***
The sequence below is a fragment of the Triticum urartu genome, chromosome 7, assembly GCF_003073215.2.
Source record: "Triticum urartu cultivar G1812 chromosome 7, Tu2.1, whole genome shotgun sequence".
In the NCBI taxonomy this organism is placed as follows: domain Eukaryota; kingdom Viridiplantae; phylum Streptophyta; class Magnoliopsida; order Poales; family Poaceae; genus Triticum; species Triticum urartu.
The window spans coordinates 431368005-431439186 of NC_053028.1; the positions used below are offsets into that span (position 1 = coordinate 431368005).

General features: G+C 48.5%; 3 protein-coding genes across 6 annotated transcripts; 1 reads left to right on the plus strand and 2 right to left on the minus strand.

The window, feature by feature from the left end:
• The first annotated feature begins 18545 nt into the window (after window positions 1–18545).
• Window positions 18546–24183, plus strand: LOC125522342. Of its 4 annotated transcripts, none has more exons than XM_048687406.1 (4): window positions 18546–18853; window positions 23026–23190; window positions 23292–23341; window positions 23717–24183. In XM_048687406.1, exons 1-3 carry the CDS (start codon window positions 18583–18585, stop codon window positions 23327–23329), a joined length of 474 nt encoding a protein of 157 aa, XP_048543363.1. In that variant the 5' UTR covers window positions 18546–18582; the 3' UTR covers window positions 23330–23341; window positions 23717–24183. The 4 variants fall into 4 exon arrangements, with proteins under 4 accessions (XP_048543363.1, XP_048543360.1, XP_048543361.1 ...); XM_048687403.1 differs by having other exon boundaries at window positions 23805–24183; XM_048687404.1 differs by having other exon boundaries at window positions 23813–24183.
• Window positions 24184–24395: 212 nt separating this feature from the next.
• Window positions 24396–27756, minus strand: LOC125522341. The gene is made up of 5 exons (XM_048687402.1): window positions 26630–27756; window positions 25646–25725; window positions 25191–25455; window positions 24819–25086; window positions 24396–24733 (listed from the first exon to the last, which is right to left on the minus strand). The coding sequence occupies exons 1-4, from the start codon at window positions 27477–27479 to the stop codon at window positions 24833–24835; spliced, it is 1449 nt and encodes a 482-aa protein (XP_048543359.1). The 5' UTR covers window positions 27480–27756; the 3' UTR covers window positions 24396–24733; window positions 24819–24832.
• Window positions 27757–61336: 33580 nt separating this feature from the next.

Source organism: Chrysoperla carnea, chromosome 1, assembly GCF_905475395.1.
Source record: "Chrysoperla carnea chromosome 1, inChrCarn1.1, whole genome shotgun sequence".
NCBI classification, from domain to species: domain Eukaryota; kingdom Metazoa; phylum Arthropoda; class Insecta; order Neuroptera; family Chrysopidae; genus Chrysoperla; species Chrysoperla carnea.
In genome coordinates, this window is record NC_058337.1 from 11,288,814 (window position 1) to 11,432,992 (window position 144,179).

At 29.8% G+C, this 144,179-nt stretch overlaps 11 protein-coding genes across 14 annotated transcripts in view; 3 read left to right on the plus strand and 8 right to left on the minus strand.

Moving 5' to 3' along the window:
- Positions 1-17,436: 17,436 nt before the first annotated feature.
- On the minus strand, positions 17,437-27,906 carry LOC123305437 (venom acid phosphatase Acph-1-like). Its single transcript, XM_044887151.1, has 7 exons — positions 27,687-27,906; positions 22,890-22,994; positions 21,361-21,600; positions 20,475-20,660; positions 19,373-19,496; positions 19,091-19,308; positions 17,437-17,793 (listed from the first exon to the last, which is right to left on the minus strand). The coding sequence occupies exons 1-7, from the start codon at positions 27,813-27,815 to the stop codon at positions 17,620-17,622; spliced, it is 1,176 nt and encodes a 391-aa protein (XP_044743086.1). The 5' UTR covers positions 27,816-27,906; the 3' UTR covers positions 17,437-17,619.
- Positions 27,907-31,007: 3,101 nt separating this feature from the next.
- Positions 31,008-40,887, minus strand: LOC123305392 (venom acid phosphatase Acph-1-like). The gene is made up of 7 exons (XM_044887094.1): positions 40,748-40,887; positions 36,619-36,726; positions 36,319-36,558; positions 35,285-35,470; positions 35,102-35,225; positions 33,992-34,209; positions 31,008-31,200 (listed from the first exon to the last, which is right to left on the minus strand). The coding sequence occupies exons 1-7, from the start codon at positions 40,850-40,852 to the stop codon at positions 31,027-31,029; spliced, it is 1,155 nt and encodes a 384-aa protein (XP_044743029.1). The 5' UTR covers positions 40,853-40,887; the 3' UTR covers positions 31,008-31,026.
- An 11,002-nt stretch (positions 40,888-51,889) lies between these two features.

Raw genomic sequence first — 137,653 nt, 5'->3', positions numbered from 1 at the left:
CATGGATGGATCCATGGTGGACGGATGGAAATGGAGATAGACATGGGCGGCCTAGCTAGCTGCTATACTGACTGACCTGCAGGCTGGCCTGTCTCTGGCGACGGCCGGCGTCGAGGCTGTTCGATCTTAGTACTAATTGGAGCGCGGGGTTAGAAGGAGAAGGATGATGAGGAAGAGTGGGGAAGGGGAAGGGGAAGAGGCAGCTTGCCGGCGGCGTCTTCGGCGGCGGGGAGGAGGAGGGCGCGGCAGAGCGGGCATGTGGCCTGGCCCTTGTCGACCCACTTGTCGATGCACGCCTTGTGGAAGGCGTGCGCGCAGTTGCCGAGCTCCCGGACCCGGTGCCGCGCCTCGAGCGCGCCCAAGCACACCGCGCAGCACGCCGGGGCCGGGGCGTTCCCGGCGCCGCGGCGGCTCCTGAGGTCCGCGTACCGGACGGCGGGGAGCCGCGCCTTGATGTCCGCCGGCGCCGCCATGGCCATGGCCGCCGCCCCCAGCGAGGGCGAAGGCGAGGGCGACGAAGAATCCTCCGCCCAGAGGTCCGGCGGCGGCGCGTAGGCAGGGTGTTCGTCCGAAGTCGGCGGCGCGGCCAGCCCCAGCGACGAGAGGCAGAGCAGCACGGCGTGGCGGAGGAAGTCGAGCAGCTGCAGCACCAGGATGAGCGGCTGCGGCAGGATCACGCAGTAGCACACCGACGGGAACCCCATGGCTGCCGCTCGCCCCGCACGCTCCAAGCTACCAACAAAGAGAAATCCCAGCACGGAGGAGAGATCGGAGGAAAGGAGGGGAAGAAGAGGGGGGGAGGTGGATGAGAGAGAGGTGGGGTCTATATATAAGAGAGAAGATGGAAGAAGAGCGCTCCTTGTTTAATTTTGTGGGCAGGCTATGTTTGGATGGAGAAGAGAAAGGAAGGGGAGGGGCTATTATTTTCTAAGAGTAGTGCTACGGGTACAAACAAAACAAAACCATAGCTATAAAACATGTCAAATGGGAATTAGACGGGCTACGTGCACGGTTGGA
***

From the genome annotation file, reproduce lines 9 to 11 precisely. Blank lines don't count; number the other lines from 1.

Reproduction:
• Window positions 24184–24395: 212 nt separating this feature from the next.
• Window positions 24396–27756, minus strand: LOC125522341. The gene is made up of 5 exons (XM_048687402.1): window positions 26630–27756; window positions 25646–25725; window positions 25191–25455; window positions 24819–25086; window positions 24396–24733 (listed from the first exon to the last, which is right to left on the minus strand). The coding sequence occupies exons 1-4, from the start codon at window positions 27477–27479 to the stop codon at window positions 24833–24835; spliced, it is 1449 nt and encodes a 482-aa protein (XP_048543359.1). The 5' UTR covers window positions 27480–27756; the 3' UTR covers window positions 24396–24733; window positions 24819–24832.
• Window positions 27757–61336: 33580 nt separating this feature from the next.